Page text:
13 June 2011

Underhammeritis - living with the affliction.

In over thirty years of building underhammer guns I have come to notice that there seems to be two kinds of people when it comes to underhammer arms. Those who instantly recognize and embrace the logic and simplicity of the mechanism and those others who view it - may comment that it is interesting - but, ultimately, go back to their “ traditional” flint or conventional caplock guns. But, that’s okay as it takes all kinds to make a horse race.

However, those who do get it really seem to get it. It’s as if a veil has been lifted from their eyes. Some of them that I have known have actually abandoned their other flint and caplock rifles in favor of a fine, custom-made underhammer. They are the ones that I like to say are truly afflicted with “underhammeritis.”

Over the years of writing this blog, you have heard me mention underhammeritis occasionally and some have asked for more information about it and how they might recognize the symptoms. Here is what my research has revealed about this strange malady.

UNDERHAMMERITIS - A fairly common condition in its milder forms that seems to develop among muzzleloading shooters. It is believed by some to be a mental affliction in which the sufferer of said malady is deluded and sincerely believes that there is great merit in simplified percussion firearms actions having as a major element of their design a bottom-mounted, upward-swinging hammer.

There is considerable debate over the causes of this strange condition as some cases seem to start out slowly with only a mild fascination with underhammer arms, which, with more exposure to them, advances in varying degrees of speed.

While in other reported cases, the afflicted seems to be overwhelmed with fascination after just one exposure to a well-designed and crafted underhammer firearm. The final stages of full-blown underhammeritis seem to be complete obsession and there is no known cure. One can only live with the affliction and hope for the best.

In my own experience I am familiar with some extreme cases in which the afflicted shooter completely abandoned - and in one case actually sold – all the other firearms in their collections in favor of their custom-built underhammer rifle.

Granted, that is extreme and it is rare. Nevertheless, it must be realized that such a degree of affliction with underhammeritis is a possibility under certain ideal conditions.

So, what is it about these supposedly unconventional firearms that get those of us who are afflicted so excited? I guess it’s the same appreciation for simplicity that causes us to marvel at Henry’s Model T. So simple and yet so wonderfully functional.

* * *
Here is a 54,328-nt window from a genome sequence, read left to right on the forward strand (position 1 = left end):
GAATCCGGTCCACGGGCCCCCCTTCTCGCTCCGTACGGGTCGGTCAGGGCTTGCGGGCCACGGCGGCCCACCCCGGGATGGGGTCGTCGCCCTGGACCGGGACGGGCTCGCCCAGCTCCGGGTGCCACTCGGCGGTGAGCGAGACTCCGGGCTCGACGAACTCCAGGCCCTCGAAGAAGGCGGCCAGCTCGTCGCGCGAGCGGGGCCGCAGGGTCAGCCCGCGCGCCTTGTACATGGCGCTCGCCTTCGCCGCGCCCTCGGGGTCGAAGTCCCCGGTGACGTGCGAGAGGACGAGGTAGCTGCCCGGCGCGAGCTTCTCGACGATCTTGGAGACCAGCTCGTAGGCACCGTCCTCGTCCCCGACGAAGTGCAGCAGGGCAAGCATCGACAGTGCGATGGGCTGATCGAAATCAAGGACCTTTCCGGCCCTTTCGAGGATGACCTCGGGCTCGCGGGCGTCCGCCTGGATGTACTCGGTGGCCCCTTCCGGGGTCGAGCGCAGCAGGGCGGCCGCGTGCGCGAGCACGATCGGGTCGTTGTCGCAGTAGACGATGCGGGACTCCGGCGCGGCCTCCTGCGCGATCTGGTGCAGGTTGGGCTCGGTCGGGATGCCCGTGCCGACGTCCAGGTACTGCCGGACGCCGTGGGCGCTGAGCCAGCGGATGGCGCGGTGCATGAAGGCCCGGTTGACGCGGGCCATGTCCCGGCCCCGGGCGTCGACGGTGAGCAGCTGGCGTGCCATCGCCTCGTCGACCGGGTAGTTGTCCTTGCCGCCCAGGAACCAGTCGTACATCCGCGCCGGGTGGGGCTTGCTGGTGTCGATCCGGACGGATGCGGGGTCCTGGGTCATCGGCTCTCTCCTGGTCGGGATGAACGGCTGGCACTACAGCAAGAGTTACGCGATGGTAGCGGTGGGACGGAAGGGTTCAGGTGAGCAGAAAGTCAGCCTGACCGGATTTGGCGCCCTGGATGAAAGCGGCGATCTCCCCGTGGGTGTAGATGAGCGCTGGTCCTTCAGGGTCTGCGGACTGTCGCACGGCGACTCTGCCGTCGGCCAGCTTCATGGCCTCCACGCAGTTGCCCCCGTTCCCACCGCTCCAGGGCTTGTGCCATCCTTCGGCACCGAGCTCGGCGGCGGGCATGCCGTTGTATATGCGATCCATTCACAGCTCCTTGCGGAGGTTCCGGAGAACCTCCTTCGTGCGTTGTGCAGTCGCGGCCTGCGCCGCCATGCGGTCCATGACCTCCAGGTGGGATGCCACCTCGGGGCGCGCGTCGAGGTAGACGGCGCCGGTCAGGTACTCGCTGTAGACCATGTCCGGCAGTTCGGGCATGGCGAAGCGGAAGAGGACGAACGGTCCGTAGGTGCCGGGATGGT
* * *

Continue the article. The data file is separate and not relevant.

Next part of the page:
It was the tremendously distracting flash of the typical flinchlock, as seen above, which lead to the original development of the underhammer mechanism in 1750s Europe. Consider that you are supposed to be focusing on sight alignment, trigger squeeze and controlled breathing at this exact moment. Yeah, right. BTW, clicking on any of the photos will enlarge them for closer viewing. Clicking the Back arrow will return you to the text.

Probably more than any other feature, it is that simplicity of design - despite a variety of underhammer mechanisms – that captures our imagination. When you think about it, there has been more diversity of development in underhammer mechanisms than virtually any other muzzleloading firearms design.

All the flint and cap lock mechanisms found on the rifles and smoothbores that are considered to be “traditional” are based on the same design that came over on the boat. Yes, the variations of stock designs may have been inspired on this side of the pond, but the basic sidelock technology is European-based and changed very little in 300 years. The caplock underhammer action, on the other hand, is American-born and bred and is truly as traditionally American as a lever action rifle.

There seems to be some unfounded belief that there is certain nobleness in the complexity of the typical side hammer lock. Many marvel at the mechanical advancements that mark the evolution from the match lock to the finest English caplocks of the late percussion period.

Yes, granted, prior to the introduction of the percussion pill (pill lock) and shortly thereafter, the percussion cap, that complex, antiquated flintlock mechanism was a necessary evil of gun design. But, once Ruggles was granted a patent for his underhammer design in 1826, it’s this scribe’s opinion that the typical gunlock of the time should have become history.

However, that didn't happen and we’re not likely to change the mind of most of those traditionalists so let’s move along.